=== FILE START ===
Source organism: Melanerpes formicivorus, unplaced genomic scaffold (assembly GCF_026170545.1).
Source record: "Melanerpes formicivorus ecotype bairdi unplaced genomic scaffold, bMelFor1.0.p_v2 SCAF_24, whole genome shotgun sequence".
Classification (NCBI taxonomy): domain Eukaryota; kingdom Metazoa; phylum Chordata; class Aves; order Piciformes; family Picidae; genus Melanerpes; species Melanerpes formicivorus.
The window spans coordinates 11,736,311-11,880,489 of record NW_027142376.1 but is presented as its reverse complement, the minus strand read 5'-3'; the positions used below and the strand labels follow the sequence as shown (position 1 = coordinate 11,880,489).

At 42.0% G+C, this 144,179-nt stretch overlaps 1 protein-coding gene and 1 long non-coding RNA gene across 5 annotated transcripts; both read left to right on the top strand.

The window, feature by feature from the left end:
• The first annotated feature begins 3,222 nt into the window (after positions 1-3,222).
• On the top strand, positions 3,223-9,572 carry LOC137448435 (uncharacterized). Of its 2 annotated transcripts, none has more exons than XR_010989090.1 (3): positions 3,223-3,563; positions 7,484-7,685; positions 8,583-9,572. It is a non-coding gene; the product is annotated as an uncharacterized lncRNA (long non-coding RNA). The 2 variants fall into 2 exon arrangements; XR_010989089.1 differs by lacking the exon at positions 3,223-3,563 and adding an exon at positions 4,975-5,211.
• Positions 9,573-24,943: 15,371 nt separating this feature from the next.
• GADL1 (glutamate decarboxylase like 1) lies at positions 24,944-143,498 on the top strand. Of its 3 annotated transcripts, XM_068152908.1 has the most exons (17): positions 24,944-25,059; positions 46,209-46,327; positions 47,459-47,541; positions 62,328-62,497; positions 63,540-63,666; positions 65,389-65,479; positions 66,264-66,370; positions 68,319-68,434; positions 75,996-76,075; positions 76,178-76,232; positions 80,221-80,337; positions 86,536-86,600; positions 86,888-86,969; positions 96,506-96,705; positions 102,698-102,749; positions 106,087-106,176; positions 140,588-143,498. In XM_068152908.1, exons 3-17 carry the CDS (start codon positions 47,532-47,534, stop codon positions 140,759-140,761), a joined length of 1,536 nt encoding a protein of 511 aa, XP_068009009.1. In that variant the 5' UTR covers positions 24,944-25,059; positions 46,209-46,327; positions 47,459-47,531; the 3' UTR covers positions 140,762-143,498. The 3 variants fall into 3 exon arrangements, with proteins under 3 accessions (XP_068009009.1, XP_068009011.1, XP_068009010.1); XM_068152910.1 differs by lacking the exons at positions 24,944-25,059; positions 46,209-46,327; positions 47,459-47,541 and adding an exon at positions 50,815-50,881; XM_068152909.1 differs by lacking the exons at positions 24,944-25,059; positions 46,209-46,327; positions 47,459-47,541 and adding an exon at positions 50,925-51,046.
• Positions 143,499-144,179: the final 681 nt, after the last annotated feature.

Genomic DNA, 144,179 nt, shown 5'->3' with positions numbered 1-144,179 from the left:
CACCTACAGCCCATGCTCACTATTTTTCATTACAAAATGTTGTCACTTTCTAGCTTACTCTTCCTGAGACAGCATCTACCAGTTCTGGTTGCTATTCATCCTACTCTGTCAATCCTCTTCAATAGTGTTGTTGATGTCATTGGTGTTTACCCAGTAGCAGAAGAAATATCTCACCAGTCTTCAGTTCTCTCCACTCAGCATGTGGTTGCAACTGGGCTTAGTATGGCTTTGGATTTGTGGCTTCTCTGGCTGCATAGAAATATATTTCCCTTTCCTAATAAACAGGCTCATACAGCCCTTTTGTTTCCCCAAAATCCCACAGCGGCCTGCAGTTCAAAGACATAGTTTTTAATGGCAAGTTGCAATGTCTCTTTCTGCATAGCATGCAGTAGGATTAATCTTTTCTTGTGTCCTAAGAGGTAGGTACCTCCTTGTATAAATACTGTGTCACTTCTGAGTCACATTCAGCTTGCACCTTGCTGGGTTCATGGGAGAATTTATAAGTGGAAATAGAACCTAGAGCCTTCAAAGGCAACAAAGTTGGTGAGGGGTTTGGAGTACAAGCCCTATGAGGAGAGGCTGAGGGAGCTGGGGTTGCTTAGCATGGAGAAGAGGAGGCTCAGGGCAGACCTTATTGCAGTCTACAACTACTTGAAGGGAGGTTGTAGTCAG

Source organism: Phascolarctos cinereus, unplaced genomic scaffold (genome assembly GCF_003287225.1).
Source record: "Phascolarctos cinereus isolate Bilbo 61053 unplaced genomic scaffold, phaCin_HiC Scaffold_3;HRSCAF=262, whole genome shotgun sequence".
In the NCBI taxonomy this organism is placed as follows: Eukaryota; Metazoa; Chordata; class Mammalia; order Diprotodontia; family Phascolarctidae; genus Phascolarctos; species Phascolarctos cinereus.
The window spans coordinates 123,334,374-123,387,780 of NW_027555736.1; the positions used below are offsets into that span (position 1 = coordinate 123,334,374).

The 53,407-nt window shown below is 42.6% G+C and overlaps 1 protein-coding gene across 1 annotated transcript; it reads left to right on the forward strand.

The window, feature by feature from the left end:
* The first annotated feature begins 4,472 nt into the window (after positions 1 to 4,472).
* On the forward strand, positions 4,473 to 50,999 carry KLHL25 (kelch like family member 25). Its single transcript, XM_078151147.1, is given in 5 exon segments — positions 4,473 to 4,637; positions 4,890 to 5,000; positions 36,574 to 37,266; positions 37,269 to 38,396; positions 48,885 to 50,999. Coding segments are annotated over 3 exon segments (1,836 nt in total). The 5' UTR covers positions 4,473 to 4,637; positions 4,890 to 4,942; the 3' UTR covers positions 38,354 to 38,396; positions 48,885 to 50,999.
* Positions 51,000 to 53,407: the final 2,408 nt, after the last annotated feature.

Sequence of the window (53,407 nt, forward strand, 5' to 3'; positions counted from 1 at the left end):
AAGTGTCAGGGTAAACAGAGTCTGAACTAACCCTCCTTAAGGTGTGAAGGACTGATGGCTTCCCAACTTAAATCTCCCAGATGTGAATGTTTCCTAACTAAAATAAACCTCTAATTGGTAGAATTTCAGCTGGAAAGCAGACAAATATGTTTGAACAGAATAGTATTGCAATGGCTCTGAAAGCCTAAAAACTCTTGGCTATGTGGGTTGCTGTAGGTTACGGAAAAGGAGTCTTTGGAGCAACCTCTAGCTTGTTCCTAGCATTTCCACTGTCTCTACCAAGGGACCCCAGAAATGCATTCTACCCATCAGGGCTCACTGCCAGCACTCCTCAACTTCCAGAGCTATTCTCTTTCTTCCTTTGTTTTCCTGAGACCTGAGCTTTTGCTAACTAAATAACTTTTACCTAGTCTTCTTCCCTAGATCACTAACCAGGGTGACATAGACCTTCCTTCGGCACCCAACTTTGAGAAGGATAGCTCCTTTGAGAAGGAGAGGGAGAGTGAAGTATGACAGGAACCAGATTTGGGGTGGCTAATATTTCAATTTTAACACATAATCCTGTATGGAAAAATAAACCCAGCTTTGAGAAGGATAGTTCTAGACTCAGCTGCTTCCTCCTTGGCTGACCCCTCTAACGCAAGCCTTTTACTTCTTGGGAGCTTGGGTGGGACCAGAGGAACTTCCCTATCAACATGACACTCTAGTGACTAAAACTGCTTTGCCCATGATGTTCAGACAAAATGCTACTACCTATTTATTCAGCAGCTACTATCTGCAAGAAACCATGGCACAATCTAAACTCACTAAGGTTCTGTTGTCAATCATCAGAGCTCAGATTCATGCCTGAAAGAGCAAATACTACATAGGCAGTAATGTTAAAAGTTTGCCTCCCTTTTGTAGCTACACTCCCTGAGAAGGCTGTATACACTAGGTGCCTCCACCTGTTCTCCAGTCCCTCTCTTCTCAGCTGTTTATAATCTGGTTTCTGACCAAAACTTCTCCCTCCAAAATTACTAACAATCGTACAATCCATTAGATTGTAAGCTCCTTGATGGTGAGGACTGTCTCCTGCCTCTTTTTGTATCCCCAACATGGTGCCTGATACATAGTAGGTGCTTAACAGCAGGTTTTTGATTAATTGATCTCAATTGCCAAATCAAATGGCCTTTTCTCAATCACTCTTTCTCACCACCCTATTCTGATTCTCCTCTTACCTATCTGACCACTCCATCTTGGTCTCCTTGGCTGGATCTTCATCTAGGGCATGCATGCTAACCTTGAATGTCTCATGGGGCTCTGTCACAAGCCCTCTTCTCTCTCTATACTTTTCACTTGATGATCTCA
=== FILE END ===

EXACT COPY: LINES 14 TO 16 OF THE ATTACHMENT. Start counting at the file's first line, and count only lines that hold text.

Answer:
Source organism: Phascolarctos cinereus, unplaced genomic scaffold (genome assembly GCF_003287225.1).
Source record: "Phascolarctos cinereus isolate Bilbo 61053 unplaced genomic scaffold, phaCin_HiC Scaffold_3;HRSCAF=262, whole genome shotgun sequence".
In the NCBI taxonomy this organism is placed as follows: Eukaryota; Metazoa; Chordata; class Mammalia; order Diprotodontia; family Phascolarctidae; genus Phascolarctos; species Phascolarctos cinereus.